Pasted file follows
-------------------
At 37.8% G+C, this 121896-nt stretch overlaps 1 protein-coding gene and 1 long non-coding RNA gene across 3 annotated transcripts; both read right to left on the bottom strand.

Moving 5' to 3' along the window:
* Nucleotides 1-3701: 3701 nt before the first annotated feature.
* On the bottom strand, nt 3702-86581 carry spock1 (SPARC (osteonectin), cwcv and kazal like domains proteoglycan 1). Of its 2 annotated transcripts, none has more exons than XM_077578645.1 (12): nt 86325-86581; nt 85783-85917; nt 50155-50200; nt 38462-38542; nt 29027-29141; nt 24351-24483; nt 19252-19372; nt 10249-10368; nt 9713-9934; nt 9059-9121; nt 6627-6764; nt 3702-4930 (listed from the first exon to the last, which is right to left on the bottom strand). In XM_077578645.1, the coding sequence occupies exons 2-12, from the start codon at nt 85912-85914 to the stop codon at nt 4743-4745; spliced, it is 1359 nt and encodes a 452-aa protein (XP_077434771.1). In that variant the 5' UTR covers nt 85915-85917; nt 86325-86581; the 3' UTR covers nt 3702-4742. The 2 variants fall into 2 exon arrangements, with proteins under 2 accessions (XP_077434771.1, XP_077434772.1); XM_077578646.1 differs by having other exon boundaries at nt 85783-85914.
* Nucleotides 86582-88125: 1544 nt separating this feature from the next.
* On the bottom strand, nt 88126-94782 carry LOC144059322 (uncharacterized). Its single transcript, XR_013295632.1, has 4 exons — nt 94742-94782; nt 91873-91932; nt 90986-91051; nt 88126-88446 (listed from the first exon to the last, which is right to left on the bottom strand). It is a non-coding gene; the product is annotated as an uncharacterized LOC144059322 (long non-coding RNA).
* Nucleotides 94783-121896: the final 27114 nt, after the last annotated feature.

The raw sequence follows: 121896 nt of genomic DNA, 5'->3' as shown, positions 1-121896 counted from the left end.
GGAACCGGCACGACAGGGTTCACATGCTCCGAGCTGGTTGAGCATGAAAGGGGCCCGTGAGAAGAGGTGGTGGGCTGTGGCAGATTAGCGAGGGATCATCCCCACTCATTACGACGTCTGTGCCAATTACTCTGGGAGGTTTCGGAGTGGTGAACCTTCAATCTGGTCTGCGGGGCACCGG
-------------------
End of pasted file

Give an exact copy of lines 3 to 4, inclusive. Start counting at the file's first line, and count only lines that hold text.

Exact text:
* Nucleotides 1-3701: 3701 nt before the first annotated feature.
* On the bottom strand, nt 3702-86581 carry spock1 (SPARC (osteonectin), cwcv and kazal like domains proteoglycan 1). Of its 2 annotated transcripts, none has more exons than XM_077578645.1 (12): nt 86325-86581; nt 85783-85917; nt 50155-50200; nt 38462-38542; nt 29027-29141; nt 24351-24483; nt 19252-19372; nt 10249-10368; nt 9713-9934; nt 9059-9121; nt 6627-6764; nt 3702-4930 (listed from the first exon to the last, which is right to left on the bottom strand). In XM_077578645.1, the coding sequence occupies exons 2-12, from the start codon at nt 85912-85914 to the stop codon at nt 4743-4745; spliced, it is 1359 nt and encodes a 452-aa protein (XP_077434771.1). In that variant the 5' UTR covers nt 85915-85917; nt 86325-86581; the 3' UTR covers nt 3702-4742. The 2 variants fall into 2 exon arrangements, with proteins under 2 accessions (XP_077434771.1, XP_077434772.1); XM_077578646.1 differs by having other exon boundaries at nt 85783-85914.